In the past few weeks, Marco Arment, co-founder of Tumblr and creator of Instapaper, released version 2 of his podcast application for iOS, Overcast, for free. There's only one in-app purchase, which doesn't unlock any additional functionality, but just sends some money Arment's way. Call it patronage, if you will. Coinciding with the release, he published a blog post in which he states that any indie developer can just give away their full work for free, so his 'new' model should work for everyone.
Obviously, this caused a bit of a ruckus, since it's easy for a multimillionaire like Arment to give away his work for free. His situation is clearly unique, and most independent application developers barely get by as it is. Or, as Samantha Bielefeld puts it:
The issue isn't that Marco is successful, there are many app developers who would love to be in the same position. He has earned his time in the spotlight, and it's only natural for him to take advantage of it. Though to state that anyone can simply do the same thing and be successful, is just plain wrong. He has accelerated the race to the bottom for the podcast app category, and he comes bearing a huge following of people who will give him money for nothing in return except for the possibility of further development of Overcast. The average developer isn't being called out by name by Phil Schiller for something negative they have written about Apple. The only thing "indie" about Marco is that he works by himself. He is far removed from the typical experience of app creators, and even if it's deserved, it wouldn't hurt for him to be a little more humble, and realistic.
And she's completely and utterly right, of course.
This doesn't surprise me, though. Over three years ago, when the first Retina MacBook Pro came out, Arment and I had a Twitter exchange about something he said: he said that any web developer should immediately run out and buy this €2300 laptop because retina would be the future, and if they didn't, they weren't taking their work seriously.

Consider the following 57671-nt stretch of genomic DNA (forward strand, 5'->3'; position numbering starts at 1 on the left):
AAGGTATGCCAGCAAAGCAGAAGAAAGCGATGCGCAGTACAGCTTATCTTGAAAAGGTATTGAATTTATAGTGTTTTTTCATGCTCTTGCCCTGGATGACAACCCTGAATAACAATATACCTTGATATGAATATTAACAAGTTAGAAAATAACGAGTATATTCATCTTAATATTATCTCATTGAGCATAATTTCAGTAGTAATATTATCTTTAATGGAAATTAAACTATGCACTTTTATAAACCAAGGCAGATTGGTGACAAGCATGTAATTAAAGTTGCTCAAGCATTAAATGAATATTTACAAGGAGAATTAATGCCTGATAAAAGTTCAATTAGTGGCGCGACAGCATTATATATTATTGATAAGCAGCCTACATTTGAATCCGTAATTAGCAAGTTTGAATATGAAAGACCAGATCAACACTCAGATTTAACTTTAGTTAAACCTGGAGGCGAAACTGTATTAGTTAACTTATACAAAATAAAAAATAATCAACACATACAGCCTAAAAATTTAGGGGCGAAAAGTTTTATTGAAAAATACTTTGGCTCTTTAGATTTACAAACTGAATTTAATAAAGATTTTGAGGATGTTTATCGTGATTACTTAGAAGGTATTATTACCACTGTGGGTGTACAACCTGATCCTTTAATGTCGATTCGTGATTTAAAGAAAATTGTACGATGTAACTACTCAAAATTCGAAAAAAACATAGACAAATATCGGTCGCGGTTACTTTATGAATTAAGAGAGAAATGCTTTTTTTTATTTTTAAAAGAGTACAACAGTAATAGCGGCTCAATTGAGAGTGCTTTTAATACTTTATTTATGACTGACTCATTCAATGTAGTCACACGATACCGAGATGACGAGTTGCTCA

I pointed out to him that for the majority of people working on the web, €2300 is a lot of money, and most of us don't have that kind of money just lying around. It might be pocket change to a millionaire, but it's almost a full month's salary for me (now - not so much in 2012, when I earned much less than I do now), and in many places in the world with active web developers, it's probably several months' worth of salary.
This exchange with Arment has always stuck with me, because I wanted to make sure that I would never turn out this way. I'm not rich by any stretch of the imagination (i.e., Dutch standards!), but despite my income being decidedly middle-class, I still belong in the, uh, I don't know, top 5% or so of the world - just by virtue of being Dutch. I'm 'rich' enough to buy several new phones, tablets, and computers a year to make sure I remain familiar with as many platforms as possible for OSNews, but I realise damn well that I'm incredibly lucky I can do so, and would never just assume that everyone else can as well.
So no, this kind of attitude doesn't surprise me at all. I call this the Donald Trump reasoning: everybody can be rich, if only they were Donald Trump.